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Country diary: there's new life in Miss Willmott's Ghost

14.09.2020
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Allendale, Northumberland: A spider has anchored its nest to flowers and stems, linking the sea hollies in fine threadsThe summer boom may be over but there are still insects feeding from the sea hollies in my garden. There's nectar in their steely grey tops though the lower flowerheads are browning and going to seed. White-tailed bumblebees work fast, probing the tiny clusters of five flowers, interspersed with spiny barbs, that are rhythmically arranged in tall domes. This is Eryngium giganteum, also known as Miss Willmott's Ghost, which is named after Ellen Willmott, an early guerrilla gardener who left a trail of seeds in the gardens she visited.I've seen the native wild eryngo, E maritimum, growing in the gravels of the north Norfolk coast. A shorter plant, its flowers are metallic blue and burr-shaped and, like my garden variety, protected by a silver ruff of viciously spiked bracts. Sea hollies are actually umbellifers and, like so many of the apiaceae, very attractive to insects, in this case to wasps in particular. Continue reading...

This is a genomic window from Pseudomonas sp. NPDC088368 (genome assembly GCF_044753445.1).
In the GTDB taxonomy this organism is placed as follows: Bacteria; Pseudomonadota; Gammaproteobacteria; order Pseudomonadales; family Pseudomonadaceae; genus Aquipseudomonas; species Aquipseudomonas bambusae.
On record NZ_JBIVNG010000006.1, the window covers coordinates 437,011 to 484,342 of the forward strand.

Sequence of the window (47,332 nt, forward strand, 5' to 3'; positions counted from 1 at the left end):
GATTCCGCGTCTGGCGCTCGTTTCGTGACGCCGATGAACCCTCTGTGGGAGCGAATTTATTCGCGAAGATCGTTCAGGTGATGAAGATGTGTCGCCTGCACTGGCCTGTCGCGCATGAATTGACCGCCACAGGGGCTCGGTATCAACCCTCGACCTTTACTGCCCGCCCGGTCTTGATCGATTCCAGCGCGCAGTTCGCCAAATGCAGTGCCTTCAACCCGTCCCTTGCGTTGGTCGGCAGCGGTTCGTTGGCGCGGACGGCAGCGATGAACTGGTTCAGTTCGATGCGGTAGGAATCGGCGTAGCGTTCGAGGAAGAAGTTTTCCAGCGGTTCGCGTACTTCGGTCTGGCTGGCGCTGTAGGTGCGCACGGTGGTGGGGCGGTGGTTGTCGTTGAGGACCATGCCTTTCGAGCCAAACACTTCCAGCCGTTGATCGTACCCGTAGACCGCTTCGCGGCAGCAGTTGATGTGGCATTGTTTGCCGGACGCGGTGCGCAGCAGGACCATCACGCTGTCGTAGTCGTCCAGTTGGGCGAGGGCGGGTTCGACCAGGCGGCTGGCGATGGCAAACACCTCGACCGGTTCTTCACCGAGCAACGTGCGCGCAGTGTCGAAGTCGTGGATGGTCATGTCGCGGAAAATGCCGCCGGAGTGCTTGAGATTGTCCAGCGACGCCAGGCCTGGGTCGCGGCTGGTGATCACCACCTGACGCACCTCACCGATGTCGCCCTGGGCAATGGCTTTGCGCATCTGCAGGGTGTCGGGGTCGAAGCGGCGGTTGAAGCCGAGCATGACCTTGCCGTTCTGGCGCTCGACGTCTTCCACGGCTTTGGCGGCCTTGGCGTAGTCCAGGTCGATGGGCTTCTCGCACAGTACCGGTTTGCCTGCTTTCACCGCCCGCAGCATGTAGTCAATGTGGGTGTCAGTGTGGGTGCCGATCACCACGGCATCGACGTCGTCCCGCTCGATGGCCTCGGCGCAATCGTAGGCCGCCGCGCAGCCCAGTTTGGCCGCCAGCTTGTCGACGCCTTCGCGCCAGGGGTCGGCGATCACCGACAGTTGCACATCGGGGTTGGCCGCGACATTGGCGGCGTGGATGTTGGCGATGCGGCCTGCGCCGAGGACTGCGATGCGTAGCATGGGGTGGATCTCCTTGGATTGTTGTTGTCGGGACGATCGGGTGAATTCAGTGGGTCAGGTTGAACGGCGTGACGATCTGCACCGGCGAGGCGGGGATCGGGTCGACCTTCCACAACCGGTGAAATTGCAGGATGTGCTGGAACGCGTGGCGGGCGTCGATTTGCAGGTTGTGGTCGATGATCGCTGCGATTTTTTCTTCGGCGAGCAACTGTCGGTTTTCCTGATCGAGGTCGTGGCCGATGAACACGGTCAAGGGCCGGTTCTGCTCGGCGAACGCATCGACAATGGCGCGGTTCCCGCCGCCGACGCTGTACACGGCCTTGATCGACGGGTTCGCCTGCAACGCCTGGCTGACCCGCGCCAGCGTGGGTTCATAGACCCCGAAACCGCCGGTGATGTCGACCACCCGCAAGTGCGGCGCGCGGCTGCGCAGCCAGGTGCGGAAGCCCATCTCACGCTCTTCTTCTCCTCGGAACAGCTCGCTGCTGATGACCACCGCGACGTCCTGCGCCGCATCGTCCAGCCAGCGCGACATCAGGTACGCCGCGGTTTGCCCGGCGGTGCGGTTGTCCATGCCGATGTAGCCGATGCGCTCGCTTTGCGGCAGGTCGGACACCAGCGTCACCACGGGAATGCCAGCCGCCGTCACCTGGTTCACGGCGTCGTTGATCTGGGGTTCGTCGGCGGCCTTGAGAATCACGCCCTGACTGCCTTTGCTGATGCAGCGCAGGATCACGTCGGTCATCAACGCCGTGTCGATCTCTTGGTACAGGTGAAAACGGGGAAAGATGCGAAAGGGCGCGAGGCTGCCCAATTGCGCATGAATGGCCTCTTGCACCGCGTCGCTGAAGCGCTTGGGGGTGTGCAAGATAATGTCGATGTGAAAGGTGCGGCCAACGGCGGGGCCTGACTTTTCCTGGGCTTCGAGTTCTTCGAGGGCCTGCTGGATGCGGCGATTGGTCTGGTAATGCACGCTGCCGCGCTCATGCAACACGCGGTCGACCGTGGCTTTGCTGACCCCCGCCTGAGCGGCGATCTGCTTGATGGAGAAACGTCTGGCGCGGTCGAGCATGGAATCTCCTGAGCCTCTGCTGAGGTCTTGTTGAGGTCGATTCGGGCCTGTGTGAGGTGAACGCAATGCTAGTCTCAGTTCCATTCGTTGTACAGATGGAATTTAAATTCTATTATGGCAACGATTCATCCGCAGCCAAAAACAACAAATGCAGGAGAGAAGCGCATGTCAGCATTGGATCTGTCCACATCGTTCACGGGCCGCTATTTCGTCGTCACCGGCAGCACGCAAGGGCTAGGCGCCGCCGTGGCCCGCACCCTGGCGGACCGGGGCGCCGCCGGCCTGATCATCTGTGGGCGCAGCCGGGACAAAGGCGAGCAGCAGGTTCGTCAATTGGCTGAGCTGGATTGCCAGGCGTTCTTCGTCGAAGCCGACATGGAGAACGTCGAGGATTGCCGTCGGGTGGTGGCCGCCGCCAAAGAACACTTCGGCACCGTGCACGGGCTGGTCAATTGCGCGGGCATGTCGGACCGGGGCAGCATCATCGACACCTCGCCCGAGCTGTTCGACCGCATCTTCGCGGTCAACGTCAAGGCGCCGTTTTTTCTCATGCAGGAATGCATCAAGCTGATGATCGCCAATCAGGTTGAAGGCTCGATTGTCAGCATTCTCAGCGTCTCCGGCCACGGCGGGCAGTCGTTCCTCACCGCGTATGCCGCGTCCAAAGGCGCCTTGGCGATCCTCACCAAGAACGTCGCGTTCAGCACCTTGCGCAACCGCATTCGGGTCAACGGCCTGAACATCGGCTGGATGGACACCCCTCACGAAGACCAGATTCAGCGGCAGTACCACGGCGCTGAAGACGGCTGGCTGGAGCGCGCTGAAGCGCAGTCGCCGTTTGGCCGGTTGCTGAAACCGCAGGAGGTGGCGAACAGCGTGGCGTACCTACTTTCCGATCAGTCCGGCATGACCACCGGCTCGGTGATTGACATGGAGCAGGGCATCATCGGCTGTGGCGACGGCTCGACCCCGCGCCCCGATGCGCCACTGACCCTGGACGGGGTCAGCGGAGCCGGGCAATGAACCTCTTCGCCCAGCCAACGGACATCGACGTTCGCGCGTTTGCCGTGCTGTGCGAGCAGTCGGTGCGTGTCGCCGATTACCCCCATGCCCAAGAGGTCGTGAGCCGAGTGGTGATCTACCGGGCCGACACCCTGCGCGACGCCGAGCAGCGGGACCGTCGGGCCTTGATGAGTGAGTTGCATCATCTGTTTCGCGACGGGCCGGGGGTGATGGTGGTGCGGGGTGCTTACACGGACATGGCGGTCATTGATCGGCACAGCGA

Zdroj: The Guardian

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